The original design called for a “links course” without trees, which included high fescue grasses. Because Moser’s primary business was to sell homes, the early feedback was that homebuyers wanted lush landscaping and did not want to view grasses that looked like weeds. As a result, Macom planted 1,500 trees including oak, ash, maple, hawthorn, Scotch pine, Norway spruce, redbud, cherry and flowering crab apples.
In 2010, Jim Canning became Golf Course Superintendent. Under his supervision and expertise, the course is in better condition now than it has ever been. New sophisticated equipment has been added, as well as modern golf course maintenance and applications to the grounds.
In Addition to Golf...
White Eagle Golf Club has centered its life around its golf course, yet has kept current with today’s lifestyle of family oriented activities. Swimming has been a part of WEGC’s activities since 1990.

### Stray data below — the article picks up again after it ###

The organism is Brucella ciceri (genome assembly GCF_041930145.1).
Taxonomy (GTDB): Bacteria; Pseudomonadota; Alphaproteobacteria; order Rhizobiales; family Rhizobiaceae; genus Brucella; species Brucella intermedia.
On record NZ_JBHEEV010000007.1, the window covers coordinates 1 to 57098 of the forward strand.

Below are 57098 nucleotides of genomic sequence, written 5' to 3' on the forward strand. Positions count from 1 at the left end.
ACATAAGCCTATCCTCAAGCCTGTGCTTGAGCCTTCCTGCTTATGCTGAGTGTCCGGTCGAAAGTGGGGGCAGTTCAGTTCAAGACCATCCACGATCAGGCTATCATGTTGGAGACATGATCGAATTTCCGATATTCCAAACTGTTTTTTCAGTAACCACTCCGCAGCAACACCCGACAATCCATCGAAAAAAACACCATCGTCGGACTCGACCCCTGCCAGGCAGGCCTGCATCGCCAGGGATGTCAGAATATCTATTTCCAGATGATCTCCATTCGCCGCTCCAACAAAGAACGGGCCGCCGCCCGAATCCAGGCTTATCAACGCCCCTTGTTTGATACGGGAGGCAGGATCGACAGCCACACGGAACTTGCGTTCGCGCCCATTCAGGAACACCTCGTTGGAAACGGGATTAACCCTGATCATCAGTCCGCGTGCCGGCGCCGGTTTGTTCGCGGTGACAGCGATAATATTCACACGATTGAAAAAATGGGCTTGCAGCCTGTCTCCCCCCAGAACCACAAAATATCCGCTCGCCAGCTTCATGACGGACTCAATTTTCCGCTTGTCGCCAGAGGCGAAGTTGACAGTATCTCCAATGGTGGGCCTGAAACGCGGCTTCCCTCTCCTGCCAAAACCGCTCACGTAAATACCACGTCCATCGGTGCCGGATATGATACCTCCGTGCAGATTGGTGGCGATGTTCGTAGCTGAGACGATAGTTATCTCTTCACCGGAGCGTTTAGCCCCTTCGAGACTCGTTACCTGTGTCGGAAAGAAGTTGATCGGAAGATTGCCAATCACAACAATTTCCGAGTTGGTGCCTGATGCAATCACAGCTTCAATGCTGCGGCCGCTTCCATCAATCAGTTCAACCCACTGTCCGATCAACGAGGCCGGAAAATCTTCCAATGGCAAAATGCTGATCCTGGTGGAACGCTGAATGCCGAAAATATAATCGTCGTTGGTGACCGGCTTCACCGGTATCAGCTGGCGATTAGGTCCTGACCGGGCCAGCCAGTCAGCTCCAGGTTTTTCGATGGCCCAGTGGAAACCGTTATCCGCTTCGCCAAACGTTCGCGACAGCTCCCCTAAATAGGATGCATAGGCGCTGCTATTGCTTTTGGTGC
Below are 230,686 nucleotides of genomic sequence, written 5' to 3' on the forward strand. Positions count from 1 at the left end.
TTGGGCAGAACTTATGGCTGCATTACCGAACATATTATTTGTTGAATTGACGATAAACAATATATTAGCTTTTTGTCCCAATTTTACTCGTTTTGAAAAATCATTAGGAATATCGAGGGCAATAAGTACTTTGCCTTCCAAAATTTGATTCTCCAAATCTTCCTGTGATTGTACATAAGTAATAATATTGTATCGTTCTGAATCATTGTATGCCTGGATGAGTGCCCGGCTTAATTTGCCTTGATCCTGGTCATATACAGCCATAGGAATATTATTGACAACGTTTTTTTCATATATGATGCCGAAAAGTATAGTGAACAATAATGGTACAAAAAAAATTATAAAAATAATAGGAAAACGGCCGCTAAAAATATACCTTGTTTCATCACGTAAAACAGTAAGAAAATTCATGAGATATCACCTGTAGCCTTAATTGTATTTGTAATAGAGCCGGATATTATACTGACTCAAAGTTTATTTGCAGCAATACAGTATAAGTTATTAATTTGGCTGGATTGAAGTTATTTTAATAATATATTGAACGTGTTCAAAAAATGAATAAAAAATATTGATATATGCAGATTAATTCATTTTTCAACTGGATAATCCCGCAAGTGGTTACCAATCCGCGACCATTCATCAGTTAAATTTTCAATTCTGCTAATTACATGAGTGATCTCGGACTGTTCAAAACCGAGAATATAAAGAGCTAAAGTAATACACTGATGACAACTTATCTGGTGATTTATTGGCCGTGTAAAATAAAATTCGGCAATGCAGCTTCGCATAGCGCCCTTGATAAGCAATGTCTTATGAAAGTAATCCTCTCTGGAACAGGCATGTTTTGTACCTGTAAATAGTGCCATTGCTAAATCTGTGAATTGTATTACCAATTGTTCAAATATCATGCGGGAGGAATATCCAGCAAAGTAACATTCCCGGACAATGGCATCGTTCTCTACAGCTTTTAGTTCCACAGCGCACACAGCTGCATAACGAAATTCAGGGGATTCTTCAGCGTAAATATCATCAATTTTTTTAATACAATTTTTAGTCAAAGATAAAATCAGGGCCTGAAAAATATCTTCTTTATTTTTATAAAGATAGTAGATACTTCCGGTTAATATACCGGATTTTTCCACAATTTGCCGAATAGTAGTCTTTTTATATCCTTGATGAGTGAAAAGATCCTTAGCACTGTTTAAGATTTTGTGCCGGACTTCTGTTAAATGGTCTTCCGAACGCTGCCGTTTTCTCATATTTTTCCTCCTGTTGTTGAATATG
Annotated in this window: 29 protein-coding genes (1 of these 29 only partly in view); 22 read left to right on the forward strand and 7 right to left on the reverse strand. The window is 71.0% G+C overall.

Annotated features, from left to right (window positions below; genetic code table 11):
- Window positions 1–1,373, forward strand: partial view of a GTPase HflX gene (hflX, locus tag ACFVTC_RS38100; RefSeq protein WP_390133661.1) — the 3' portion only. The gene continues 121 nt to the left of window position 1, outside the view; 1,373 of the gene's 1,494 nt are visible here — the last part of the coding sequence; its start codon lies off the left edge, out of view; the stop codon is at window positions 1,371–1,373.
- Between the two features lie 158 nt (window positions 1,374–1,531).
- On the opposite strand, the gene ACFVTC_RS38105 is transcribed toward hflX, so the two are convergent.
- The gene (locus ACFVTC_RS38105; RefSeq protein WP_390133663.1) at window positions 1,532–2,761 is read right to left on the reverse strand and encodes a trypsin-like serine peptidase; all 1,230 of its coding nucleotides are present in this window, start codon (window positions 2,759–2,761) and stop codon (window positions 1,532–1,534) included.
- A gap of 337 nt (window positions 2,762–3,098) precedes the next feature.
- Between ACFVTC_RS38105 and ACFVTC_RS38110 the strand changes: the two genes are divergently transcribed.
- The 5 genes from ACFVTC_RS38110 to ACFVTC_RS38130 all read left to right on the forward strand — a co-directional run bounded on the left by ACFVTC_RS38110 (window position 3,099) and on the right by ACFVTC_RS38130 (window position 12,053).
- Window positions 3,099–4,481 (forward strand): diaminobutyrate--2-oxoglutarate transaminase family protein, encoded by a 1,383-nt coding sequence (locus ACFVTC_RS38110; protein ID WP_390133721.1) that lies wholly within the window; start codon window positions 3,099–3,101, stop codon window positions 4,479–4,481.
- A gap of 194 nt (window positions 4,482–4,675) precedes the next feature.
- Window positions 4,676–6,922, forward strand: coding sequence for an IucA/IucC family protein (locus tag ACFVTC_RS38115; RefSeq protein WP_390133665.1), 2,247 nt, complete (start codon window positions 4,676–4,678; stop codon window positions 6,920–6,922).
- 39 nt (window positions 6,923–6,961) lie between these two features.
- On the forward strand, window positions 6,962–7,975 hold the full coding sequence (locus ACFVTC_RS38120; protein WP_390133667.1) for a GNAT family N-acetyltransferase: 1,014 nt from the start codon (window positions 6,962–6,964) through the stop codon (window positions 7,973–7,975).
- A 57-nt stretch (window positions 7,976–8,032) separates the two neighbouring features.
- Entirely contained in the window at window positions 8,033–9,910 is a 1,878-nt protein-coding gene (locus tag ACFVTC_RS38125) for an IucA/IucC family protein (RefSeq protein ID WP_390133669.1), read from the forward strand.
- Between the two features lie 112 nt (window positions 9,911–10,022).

WEGC member Beth Pojman reminisces, “Many traditions have continued over the 25 years; the DJ Party, the Pasta Parties and Parades before the big meet for the seniors, and the celebration banquet at the end.”
“The swim team had a high of 250 participants aged 4 to 18. In the beginning, the team was capped and people lined up at three in the morning to get their kids on the team in certain age groups,” recalls Pojman. White Eagle Club’s swim team currently has approximately 150 members.
In 1998, the team won the Naperville City Championship. Many swimmers have gone on to swim in college, Olympic Trials, and international meets.
White Eagle swimmer Kevin Cordes was the NCAA Swimmer of the Year in 2013 and 2014, and is the current American record holder in the 100 and 200 - meter breaststroke ( short course ) as well as the 100 and 200 - yard breast stroke. Many of his records in the WEGC pool still stand today.